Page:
Friday, June 24, 2011

Pigeons and Knookular Power: Learning Something New Every Day

Thanks to everyone who commented on the pigeon post. You certainly do learn something new every day. Thanks to Elisabetta, I now realise that we will be among the precious few to actually see baby pigeons (apparently the world is full of people wondering why they never get to see baby pigeons. It's true - look at this. If you belong to the muddled masses that are confounded by the lack of pigeon offspring, do not fret: baby pigeons exist.) I now know that Mother Pigeon spends her day gallivanting whilst Father Pigeon stays at home and minds the nest, which rather endears me to the Pigeon Family because if there are ever any baby Gingerbreads, we hope to follow their very modern example. ('cept, of course, that I'll keep the gallivanting to a minimum.) What else? Well, the news that Mrs Piegon is probably crawling with bird mites did make my skin crawl (and I have a can of disinfectant spray ready to douse the wall they're housed on) but this does not seem to repulse the creative crocheter at The Pigeon Loft (thanks Tintock Tap!), who has a pigeon for every taste. I mean, pigeons are kind of creepy as it is, but doubly so when dressed as Darth Vader.

So what have I been up to, then? I'm crocheting a lot, but I hope to have a new pattern up in the next week or so, so I'll blog about that later. I spent today pottering about the house, doing domestic things like tending to my plants:

 ... and although that might make me seem all Earth Mothery, I certainly (and sadly) am not. I only have five plants and these I possess by sheer dint of their contrariness: they just will not die. In fact, the basil seems intent on thriving, just to spite me and my black fingers (i.e. the opposite of green fingers)

 ... baking. We had two dozen yesterday. Today there's five. 'Nuff said.

... and knitting. I'm back to battling with DPNs. I actually came up with a plan of action, whereby I'd split sock making into a series of steps and do and redo each step till I felt confident to move on to the next. I found an apropriate pattern for an appropriately small sock (for swift gratification) and have spent the past four days working on the cuff: rib, rip, rib, rip. Finally, I have an acceptable cuff and can move on to the next bit. I was tremendously proud of my double-pointed dexterity, till I popped over to Rachel's blog and saw the sock she had knitted WITHOUT A PATTERN and - prepare to be astounded - USING A TWIG.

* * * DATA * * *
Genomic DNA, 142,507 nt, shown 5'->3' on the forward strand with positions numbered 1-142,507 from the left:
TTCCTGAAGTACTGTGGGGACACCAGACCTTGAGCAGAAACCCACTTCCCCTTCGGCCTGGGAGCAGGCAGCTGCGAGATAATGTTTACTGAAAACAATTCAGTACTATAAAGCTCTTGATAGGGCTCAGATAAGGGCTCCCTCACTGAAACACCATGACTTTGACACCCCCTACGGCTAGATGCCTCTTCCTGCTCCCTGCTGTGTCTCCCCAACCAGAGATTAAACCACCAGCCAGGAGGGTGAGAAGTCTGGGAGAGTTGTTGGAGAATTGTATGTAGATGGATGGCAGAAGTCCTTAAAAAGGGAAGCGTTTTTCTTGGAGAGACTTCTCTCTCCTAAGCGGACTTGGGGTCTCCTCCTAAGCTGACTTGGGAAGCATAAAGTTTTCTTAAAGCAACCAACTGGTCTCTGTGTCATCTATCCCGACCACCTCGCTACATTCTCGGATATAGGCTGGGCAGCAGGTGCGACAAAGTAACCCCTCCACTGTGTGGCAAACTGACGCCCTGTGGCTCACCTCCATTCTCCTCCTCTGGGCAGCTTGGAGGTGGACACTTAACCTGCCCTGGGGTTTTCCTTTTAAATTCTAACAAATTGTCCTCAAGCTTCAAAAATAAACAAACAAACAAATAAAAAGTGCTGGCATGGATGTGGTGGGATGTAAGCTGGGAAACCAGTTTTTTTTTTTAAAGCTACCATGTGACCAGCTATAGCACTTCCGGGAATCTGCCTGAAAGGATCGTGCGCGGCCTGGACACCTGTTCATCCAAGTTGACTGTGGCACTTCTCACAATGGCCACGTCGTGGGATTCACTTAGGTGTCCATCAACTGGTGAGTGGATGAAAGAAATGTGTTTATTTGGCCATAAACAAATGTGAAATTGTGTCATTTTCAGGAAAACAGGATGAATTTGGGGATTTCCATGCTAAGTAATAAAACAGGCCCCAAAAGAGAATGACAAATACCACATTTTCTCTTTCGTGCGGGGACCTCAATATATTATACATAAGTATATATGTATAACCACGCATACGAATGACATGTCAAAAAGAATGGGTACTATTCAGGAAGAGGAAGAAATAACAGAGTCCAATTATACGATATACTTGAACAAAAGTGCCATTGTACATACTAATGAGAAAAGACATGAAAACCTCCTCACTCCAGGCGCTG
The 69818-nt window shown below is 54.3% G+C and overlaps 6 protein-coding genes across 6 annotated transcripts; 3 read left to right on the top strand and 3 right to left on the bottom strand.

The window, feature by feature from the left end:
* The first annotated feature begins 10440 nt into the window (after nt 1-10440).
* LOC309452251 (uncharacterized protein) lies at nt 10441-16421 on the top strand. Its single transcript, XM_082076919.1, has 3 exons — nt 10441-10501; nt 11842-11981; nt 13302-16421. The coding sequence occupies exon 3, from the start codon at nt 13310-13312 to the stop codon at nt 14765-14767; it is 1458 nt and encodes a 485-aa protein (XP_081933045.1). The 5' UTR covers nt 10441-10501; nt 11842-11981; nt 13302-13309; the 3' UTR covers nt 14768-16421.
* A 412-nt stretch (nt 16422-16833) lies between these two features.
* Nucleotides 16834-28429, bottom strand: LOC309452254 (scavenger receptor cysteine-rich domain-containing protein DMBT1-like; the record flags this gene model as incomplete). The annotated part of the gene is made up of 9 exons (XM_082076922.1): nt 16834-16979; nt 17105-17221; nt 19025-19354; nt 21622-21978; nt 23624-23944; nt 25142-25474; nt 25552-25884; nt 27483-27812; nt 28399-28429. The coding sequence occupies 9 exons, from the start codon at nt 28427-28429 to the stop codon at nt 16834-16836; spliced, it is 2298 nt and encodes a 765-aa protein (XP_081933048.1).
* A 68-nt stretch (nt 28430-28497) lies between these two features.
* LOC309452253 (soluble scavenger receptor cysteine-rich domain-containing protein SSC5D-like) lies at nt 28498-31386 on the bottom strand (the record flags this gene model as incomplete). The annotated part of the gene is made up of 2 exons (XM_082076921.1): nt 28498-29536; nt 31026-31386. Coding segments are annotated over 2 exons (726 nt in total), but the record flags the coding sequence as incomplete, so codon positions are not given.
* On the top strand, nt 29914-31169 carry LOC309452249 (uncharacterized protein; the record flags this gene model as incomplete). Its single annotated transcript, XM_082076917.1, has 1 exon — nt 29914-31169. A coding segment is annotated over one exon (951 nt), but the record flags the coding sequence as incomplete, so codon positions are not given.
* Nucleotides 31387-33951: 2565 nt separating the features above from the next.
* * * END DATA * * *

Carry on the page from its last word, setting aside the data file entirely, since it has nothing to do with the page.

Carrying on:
Wowzers, eh? 
I got a bit excited there, so I'd better explain: this sock was knooked and because Rachel is a very capable and clever person, she also made her own knook-hook from a twig from her garden (I suspect Rachel's fingers are far greener than mine, based on the photos on her blog. I could try to fashion a hook from a sprig of basil but I'm sceptical about my chances of success.)


Debbie said...

If it makes you feel any better, I do believe your bird is not a pigeon but a dove. Pigeons and doves are in the same bird family. They make the same type of nests and take care of their babies the same.

Reality Jayne said...

Hi Gingy,
Your pigeon is cute. Mites? Ewwww
We had a sparrows nest up in a potted hanging plant once, and when they abandoned the nest..We didnt take it down right away....You should have seen how many mites were crawling all over the place...It was icky.

Reality Jayne said...

Now i am itching

Gracey is not my name.... said...

It does look like a dove, but maybe German pideons look more like American doves???

We have had birds nesting in our bathroom vent for 3 years...they come and go...and nothing seems to deter them....

but I also own two birds, so kinda like them...I own a white capped Pionus and a Rosella

Rachel said...

I'm envious of your basil. I planted mine outdoors and the slugs ate it all, so I've had to start again. I wouldn't try making a knook hook out of it though...

Where I used to work there was a small enclosed courtyard right outside my office window and a couple of pigeons/doves (the same as yours) nested there. It was nice and safe from cats, but not, alas, from sparrowhawks. Still, it was quite cool to see one in action ;-)